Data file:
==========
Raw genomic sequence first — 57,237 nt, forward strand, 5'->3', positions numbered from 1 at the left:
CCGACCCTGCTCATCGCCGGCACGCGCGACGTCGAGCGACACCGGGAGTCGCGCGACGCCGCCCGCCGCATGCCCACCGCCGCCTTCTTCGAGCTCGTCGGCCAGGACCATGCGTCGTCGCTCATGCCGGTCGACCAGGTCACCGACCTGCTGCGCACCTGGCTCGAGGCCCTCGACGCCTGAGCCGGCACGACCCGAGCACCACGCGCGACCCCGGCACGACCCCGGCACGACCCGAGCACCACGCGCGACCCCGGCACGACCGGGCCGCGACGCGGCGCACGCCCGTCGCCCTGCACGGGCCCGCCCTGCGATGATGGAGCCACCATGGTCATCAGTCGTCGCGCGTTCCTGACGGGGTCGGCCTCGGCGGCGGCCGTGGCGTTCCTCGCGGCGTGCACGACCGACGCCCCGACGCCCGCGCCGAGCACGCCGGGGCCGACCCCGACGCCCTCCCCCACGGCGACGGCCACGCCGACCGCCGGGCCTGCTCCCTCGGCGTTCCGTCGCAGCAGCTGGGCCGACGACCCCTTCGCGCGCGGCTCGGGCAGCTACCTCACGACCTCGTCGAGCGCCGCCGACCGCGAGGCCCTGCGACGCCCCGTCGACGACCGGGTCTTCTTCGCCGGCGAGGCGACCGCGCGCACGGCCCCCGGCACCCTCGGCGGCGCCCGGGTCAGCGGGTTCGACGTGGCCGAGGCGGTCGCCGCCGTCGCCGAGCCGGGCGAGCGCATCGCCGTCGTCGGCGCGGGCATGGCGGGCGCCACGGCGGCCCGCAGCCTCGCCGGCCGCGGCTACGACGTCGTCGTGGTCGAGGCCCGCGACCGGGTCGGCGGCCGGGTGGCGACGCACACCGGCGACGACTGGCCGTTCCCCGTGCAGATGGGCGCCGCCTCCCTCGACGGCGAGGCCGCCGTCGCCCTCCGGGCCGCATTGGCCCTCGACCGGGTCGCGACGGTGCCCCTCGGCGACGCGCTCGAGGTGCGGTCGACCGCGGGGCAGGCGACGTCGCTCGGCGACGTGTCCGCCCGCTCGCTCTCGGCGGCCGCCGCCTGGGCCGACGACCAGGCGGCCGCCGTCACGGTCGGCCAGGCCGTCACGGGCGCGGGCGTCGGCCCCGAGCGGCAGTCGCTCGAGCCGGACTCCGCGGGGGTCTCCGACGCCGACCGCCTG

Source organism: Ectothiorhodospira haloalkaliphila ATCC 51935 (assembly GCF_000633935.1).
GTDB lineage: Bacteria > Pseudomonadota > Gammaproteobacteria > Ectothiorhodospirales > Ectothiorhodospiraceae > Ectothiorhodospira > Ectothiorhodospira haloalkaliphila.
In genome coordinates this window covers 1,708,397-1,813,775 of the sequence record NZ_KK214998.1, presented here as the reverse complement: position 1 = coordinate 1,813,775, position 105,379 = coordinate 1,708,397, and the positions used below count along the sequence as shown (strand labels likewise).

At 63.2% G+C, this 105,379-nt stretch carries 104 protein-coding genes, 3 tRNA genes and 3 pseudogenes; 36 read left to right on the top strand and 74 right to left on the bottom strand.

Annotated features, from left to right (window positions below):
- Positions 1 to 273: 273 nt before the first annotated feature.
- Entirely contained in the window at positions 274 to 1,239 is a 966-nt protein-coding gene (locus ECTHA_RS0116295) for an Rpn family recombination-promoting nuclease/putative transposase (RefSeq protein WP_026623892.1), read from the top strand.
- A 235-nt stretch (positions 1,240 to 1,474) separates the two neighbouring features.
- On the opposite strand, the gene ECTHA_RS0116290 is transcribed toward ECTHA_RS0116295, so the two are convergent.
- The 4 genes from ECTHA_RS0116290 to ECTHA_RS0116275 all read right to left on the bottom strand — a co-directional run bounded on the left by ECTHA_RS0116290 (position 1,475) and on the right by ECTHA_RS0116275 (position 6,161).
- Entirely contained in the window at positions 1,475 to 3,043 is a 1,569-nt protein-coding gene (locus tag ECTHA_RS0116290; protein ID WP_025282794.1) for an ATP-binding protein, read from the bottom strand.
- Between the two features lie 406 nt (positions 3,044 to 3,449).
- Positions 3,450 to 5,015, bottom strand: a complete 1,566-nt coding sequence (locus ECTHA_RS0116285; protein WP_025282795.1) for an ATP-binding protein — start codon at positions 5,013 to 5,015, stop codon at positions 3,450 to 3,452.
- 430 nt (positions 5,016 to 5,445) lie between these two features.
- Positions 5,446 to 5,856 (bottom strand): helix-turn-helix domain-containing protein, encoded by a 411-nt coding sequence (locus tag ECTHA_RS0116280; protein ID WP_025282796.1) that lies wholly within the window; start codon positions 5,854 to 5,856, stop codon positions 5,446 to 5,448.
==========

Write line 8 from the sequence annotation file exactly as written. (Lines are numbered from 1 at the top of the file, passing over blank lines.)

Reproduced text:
- Positions 1 to 273: 273 nt before the first annotated feature.